Dr. Anthony Jorm and a Quest for Global Literacy with Mental Health

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Paraphrasing from Dr. Tony Jorm, I’ll make a prediction. You know someone who is suffering from a mental illness. Each year close to 20% of adults will experience a mental health issue that might include anxiety, a drug problem, clinical depression, an eating disorder, schizophrenia, dementia — and quite possibly more than one. Despite the widespread incidence of mental health needs, it has taken people like Dr. Jorm and his partner in life and scholarship, Betty Kitchener, to create and implement Mental Health First Aid (MHFA) training.  This training enables members of the public to learn how to identify and provide some first-contact responsiveness to a person in need. Paralleling the concept and design of the available Red Cross first-aid courses (which train people to identify and respond appropriately to bodily injuries and emergencies), MHFA training orients people to the basics of mental health. What are the identifiable symptoms? Where should a person suffering those symptoms be directed? What does one do to help someone with mental health needs? Because you probably know someone with a mental health need and, with appropriate training, you can help.

Dr. Tony Jorm has had a career that started with theoretical and educational investigations of children’s reading, extended into studying older adults and issues with dementia, and developed into global population issues and how to support a more informed, better prepared public regarding mental health. It is a truly impressive set of contributions culminating with MHFA that has been completed by 3% of the entire public in Australia (his home nation and the origin of this program) and has extended into about a dozen countries around the globe!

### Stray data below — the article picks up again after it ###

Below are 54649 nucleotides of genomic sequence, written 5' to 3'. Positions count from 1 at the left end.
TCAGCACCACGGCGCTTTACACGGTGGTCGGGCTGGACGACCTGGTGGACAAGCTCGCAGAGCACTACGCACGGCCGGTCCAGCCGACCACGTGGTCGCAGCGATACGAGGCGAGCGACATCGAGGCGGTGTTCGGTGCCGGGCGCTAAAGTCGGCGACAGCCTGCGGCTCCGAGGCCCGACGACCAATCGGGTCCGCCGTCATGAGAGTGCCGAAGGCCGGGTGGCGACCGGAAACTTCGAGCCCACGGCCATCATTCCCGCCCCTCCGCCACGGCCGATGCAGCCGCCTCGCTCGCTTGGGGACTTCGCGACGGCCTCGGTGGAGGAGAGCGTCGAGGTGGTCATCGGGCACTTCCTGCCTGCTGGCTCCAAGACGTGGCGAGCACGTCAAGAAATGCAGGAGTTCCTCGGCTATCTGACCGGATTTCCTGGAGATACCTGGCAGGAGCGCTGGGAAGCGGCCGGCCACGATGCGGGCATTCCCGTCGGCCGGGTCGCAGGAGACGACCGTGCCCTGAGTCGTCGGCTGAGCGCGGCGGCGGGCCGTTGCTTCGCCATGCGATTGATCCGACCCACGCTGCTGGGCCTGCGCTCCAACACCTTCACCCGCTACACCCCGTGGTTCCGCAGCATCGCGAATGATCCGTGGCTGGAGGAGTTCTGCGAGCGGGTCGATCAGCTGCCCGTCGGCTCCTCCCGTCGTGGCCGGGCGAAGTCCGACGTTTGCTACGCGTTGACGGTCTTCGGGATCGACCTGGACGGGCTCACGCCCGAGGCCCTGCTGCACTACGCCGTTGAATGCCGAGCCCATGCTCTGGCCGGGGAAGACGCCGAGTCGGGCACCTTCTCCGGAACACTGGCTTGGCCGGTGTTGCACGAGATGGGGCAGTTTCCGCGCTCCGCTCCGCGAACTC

Dr. Jorm introduces himself in this first excerpt from our conversation:

It would be difficult to have predicted the professional  and personal activities of Dr. Jorm from his early life. He is a professor from a family that embraced a blue-collar life and with parents not inclined toward heady, academic interests. He is an avid bicyclist who rides every day despite never having owned a bike nor even learning to ride prior to adulthood. He is a person with a somewhat quiet and reserved demeanor, and yet he has put himself far out into the global research spotlight as he endeavored to undertake massive national projects in Australia and his efforts to internationally extend these health initiatives. In a lot of ways, Dr. Jorm broke away from the structures of his early life and forged a very unexpected trajectory for himself.